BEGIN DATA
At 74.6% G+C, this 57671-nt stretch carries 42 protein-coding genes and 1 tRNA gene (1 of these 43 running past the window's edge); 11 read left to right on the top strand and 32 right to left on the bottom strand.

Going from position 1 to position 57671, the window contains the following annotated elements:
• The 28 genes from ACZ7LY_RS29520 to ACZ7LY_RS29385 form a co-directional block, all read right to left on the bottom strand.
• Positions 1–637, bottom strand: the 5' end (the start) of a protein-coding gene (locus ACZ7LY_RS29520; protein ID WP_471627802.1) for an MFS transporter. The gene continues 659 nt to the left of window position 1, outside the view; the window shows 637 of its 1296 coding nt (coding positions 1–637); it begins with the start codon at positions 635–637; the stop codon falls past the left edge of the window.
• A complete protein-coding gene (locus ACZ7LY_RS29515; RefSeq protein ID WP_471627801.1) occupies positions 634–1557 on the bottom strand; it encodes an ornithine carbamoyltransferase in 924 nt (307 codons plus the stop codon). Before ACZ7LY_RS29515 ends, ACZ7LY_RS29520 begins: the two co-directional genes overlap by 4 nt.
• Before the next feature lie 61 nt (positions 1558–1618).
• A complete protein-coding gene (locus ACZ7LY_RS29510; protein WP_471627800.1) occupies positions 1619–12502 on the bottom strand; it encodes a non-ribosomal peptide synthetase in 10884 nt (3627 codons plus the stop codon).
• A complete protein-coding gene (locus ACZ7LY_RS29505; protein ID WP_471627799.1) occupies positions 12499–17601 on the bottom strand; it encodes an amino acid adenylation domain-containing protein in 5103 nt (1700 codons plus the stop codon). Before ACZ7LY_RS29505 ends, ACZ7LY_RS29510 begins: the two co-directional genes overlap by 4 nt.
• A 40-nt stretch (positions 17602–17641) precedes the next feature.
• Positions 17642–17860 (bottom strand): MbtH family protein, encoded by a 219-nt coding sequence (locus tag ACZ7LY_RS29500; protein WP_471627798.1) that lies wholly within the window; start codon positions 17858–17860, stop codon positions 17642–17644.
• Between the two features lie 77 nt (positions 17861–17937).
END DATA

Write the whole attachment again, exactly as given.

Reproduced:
At 74.6% G+C, this 57671-nt stretch carries 42 protein-coding genes and 1 tRNA gene (1 of these 43 running past the window's edge); 11 read left to right on the top strand and 32 right to left on the bottom strand.

Going from position 1 to position 57671, the window contains the following annotated elements:
• The 28 genes from ACZ7LY_RS29520 to ACZ7LY_RS29385 form a co-directional block, all read right to left on the bottom strand.
• Positions 1–637, bottom strand: the 5' end (the start) of a protein-coding gene (locus ACZ7LY_RS29520; protein ID WP_471627802.1) for an MFS transporter. The gene continues 659 nt to the left of window position 1, outside the view; the window shows 637 of its 1296 coding nt (coding positions 1–637); it begins with the start codon at positions 635–637; the stop codon falls past the left edge of the window.
• A complete protein-coding gene (locus ACZ7LY_RS29515; RefSeq protein ID WP_471627801.1) occupies positions 634–1557 on the bottom strand; it encodes an ornithine carbamoyltransferase in 924 nt (307 codons plus the stop codon). Before ACZ7LY_RS29515 ends, ACZ7LY_RS29520 begins: the two co-directional genes overlap by 4 nt.
• Before the next feature lie 61 nt (positions 1558–1618).
• A complete protein-coding gene (locus ACZ7LY_RS29510; protein WP_471627800.1) occupies positions 1619–12502 on the bottom strand; it encodes a non-ribosomal peptide synthetase in 10884 nt (3627 codons plus the stop codon).
• A complete protein-coding gene (locus ACZ7LY_RS29505; protein ID WP_471627799.1) occupies positions 12499–17601 on the bottom strand; it encodes an amino acid adenylation domain-containing protein in 5103 nt (1700 codons plus the stop codon). Before ACZ7LY_RS29505 ends, ACZ7LY_RS29510 begins: the two co-directional genes overlap by 4 nt.
• A 40-nt stretch (positions 17602–17641) precedes the next feature.
• Positions 17642–17860 (bottom strand): MbtH family protein, encoded by a 219-nt coding sequence (locus tag ACZ7LY_RS29500; protein WP_471627798.1) that lies wholly within the window; start codon positions 17858–17860, stop codon positions 17642–17644.
• Between the two features lie 77 nt (positions 17861–17937).